Relation of Pressure to Elevation

Relation of Pressure to Elevation

P = static pressure
Z = vertical distance
A = constant

In a static liquid (a body of liquid at rest), the pressure difference between any two points is in direct proportion to the vertical distance between two points. This pressure difference is due to the weight of the liquid and can be calculated by multiplying the vertical distance by the fluid density (or vertical distance x density of water x specific gravity of the fluid). In commonly used units:

P (static) = Z x Density H2O x S.G.

Unit of Measure Metric English
P kg/cm2 psi
Z meters feet
density of H20 1000 kg/m3 62.4 lb/ft
A 10,000 cm2/m2 144 in2/ft2

Example: Calculate pressure difference between two points. Vertical distance = 5.49 m (18 ft),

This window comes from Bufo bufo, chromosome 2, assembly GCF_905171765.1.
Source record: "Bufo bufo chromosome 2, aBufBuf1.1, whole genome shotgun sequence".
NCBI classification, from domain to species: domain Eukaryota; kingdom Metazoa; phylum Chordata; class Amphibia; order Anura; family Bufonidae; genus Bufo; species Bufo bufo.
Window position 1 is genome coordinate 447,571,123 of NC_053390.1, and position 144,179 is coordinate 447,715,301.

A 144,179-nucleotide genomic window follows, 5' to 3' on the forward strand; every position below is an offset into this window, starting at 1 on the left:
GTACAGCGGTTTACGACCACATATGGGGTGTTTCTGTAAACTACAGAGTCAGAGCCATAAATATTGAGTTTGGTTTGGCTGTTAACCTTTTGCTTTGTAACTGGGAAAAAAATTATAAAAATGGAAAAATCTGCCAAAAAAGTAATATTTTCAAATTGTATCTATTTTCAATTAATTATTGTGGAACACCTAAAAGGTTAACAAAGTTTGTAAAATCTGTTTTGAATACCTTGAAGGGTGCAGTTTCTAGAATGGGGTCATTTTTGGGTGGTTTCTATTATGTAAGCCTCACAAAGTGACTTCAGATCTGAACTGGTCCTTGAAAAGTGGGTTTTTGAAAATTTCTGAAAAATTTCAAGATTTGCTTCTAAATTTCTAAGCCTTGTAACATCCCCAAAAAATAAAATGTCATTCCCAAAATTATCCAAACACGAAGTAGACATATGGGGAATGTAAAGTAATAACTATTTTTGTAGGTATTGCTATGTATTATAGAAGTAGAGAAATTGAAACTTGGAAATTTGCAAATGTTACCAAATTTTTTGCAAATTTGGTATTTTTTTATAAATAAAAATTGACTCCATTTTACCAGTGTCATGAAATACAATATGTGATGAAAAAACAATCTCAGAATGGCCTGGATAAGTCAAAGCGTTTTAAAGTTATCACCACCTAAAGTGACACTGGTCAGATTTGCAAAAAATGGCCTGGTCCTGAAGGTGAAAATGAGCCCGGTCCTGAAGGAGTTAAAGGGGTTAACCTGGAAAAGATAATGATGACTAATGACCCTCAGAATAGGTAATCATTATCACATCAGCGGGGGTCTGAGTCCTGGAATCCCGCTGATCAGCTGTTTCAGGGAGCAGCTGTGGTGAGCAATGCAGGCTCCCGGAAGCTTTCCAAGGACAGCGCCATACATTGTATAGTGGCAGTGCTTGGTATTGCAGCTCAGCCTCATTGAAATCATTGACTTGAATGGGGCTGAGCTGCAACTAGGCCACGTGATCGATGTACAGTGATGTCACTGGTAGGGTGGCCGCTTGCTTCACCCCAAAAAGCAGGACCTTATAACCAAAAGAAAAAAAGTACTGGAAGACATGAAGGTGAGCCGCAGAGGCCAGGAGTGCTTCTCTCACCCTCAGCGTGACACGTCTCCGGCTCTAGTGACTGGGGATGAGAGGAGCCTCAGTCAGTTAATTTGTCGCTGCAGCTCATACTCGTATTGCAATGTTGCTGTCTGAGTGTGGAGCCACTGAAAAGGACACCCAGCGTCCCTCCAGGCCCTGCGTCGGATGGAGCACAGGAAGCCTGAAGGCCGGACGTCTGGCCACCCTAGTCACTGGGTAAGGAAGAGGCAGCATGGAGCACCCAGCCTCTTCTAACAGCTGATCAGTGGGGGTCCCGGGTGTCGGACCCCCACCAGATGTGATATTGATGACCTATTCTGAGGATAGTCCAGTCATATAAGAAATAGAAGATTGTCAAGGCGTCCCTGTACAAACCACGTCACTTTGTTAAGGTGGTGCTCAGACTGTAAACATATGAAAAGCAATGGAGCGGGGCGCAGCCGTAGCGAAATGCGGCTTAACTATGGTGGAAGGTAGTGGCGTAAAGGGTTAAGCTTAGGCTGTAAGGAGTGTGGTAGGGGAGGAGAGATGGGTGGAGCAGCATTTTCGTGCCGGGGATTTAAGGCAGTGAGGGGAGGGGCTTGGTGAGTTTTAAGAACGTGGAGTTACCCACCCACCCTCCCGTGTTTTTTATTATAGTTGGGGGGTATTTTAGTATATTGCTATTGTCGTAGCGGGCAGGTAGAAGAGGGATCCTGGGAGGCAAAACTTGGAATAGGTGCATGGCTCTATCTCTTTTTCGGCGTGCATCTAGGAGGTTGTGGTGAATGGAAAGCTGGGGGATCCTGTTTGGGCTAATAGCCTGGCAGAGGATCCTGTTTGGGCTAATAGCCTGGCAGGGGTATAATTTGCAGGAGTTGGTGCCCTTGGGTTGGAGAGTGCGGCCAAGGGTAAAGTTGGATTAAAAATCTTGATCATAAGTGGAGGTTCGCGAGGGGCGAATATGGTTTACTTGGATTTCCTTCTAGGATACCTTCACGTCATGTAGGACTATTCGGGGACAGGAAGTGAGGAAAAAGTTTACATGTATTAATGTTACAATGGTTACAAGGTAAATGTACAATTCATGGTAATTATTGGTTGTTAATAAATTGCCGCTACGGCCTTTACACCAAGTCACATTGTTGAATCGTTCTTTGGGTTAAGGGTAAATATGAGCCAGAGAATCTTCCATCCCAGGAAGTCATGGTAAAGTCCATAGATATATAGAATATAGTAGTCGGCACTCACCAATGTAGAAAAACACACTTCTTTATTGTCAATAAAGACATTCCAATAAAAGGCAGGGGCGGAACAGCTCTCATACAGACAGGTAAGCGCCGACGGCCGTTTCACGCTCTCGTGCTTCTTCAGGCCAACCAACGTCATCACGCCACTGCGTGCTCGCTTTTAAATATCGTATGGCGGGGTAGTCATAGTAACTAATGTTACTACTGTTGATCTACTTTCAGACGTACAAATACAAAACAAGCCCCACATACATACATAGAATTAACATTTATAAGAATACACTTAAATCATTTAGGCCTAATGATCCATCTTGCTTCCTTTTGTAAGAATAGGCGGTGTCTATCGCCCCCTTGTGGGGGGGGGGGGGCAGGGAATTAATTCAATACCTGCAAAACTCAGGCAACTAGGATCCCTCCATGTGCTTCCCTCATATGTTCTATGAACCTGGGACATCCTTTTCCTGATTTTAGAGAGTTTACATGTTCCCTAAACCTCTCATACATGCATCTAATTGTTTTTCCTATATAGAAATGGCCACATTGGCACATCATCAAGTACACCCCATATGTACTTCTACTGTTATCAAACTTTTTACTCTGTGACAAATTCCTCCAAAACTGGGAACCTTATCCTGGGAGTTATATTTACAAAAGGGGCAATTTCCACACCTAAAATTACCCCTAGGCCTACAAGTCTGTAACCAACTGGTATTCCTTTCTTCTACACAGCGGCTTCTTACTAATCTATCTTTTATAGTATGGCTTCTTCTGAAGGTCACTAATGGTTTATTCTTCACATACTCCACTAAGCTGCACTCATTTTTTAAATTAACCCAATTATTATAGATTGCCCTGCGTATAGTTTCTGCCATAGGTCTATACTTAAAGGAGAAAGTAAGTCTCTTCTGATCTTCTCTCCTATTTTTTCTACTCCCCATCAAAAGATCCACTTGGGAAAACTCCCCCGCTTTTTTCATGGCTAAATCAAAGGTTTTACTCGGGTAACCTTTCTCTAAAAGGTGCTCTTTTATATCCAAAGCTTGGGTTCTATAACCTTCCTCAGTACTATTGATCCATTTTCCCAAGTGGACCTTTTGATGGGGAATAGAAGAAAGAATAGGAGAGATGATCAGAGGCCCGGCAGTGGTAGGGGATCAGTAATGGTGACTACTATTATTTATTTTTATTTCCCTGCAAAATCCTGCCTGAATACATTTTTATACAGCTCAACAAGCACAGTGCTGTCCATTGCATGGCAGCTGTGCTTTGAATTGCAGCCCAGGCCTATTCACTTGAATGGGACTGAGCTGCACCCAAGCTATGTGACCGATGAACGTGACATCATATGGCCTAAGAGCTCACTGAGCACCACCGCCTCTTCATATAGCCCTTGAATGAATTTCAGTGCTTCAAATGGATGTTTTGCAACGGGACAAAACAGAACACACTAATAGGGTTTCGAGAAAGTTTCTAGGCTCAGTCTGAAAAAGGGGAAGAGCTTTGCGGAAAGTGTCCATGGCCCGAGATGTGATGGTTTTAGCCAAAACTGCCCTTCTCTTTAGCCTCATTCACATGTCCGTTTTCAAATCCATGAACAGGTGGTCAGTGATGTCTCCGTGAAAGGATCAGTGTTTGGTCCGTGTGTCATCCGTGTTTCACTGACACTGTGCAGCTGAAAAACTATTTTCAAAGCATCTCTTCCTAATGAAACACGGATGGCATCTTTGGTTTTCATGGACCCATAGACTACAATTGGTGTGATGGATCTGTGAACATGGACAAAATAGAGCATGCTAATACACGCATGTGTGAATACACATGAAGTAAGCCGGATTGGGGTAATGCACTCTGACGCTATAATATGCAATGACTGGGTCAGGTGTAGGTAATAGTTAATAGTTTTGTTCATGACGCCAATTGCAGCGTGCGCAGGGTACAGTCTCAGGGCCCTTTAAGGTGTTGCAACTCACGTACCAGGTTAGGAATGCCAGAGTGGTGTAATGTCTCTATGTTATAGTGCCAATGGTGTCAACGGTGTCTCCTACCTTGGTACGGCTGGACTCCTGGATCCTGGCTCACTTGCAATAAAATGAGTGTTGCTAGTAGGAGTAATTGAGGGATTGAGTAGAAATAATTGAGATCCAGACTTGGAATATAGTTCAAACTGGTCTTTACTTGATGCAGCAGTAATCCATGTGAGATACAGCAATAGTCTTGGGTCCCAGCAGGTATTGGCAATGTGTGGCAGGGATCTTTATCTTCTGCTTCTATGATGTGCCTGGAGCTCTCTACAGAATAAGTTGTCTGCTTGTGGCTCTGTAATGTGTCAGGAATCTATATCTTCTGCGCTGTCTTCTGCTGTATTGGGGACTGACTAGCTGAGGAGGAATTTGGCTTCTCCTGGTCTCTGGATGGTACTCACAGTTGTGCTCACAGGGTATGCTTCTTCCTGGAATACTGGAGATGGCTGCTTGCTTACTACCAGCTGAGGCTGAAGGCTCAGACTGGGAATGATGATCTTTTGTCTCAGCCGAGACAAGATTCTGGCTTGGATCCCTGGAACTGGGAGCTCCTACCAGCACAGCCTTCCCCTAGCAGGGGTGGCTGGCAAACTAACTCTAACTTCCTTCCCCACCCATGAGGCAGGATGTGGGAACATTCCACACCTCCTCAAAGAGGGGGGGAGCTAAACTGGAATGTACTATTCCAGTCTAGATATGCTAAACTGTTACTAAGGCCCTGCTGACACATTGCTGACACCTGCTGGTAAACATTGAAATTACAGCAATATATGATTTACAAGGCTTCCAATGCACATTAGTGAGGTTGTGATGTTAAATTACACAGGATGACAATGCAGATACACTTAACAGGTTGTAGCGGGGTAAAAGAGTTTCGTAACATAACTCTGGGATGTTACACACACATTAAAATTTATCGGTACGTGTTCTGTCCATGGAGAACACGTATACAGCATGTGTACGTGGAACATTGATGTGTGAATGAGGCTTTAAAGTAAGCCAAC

specific gravity = 1.23.

Metric English
P = Z x 1000 
x S.G P = Z x 62.4 
x S.G
P = 5.49 x 0.1 x 1.23 P = 18 x .433 x 1.23
P = 0.6753 kg/cm2 P = 9.59 psi

To obtain pressure in elevation units, the equation is rearranged:

Z = P static    
Density H20 x S.G.
x A

A pressure gauge reads 5.97 kg/cm2 (85 psi). The fluid has specific gravity of 0.95. What is the height of the equivalent column of fluid that would produce that same pressure?

Metric English
Z = 5.97 x 10,000 
1000 x .95
= 62.9 m Z = 85 x 144 
62.4 x .95
= 206.5 ft

Static head—The hydraulic pressure when the liquid is at rest.
Friction head—The pressure loss due to frictional losses in flow.
Velocity head—The energy in a fluid due to its velocity (e.g. head unit).
Pressure head—A pressure measured in equivalent head units.
Discharge head—The outlet pressure of a pump in operation.
Total head—The total pressure difference between the inlet and outlet of a pump in operation.
Inlet head—The positive pressure on a pump inlet.
Suction lift—The negative pressure on a pump inlet.